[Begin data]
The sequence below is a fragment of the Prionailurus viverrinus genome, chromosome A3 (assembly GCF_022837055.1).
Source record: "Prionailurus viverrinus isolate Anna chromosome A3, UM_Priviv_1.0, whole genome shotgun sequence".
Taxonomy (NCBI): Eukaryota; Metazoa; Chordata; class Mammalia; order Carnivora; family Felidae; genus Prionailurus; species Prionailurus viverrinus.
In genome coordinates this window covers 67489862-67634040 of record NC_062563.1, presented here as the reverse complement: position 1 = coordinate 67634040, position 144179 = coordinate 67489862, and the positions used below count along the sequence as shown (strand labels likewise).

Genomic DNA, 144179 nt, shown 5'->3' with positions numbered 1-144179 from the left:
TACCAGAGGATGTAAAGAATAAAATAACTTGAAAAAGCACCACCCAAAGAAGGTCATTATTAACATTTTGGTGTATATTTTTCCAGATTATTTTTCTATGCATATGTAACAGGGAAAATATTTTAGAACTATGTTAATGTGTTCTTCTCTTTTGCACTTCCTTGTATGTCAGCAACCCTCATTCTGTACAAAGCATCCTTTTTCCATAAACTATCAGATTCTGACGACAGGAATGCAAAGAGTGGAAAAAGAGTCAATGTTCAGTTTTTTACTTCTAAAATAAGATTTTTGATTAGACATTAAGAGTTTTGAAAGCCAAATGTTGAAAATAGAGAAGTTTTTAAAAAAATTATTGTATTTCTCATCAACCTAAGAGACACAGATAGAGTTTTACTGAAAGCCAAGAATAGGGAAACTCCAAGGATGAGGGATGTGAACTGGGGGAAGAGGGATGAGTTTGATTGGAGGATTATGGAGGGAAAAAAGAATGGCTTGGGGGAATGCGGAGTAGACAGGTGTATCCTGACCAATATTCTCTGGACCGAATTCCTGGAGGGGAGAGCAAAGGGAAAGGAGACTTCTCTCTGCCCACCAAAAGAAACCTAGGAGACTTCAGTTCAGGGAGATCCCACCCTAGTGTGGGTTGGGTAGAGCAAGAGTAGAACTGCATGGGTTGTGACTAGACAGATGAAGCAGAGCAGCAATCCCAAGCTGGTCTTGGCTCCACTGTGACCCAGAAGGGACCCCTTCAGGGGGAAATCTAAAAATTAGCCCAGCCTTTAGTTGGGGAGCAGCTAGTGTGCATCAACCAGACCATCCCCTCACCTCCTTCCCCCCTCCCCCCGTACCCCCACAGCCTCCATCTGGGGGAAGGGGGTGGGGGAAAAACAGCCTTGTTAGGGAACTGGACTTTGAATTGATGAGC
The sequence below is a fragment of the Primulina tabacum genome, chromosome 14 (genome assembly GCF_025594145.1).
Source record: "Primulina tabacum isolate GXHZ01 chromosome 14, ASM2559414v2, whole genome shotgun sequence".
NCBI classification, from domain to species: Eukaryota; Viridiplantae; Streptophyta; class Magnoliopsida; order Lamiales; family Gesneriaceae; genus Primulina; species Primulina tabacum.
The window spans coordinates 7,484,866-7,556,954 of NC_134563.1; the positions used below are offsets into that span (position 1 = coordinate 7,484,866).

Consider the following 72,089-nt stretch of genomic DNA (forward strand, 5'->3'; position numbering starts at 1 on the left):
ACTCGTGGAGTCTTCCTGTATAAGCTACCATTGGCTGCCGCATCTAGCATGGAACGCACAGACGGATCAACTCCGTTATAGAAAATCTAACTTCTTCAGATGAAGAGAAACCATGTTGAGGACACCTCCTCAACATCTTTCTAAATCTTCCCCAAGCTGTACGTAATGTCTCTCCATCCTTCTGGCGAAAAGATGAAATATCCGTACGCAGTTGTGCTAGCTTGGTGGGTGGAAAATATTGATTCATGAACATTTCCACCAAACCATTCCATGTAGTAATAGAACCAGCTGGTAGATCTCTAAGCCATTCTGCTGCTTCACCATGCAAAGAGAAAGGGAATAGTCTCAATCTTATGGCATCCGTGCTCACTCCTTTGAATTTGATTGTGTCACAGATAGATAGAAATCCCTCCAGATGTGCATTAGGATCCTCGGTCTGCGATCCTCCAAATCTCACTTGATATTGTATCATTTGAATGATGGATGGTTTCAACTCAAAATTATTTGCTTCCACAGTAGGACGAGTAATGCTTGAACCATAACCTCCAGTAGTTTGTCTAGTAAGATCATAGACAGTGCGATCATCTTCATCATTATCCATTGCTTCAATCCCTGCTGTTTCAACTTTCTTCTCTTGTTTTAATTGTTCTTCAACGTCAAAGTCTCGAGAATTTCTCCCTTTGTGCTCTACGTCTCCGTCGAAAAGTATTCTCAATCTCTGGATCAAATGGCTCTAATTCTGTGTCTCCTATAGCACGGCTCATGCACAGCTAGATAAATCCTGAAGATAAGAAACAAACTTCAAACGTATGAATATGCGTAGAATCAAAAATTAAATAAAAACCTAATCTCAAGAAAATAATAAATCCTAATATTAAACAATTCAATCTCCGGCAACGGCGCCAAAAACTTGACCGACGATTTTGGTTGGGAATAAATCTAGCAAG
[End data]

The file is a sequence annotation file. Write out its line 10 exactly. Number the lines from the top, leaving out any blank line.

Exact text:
The window spans coordinates 7,484,866-7,556,954 of NC_134563.1; the positions used below are offsets into that span (position 1 = coordinate 7,484,866).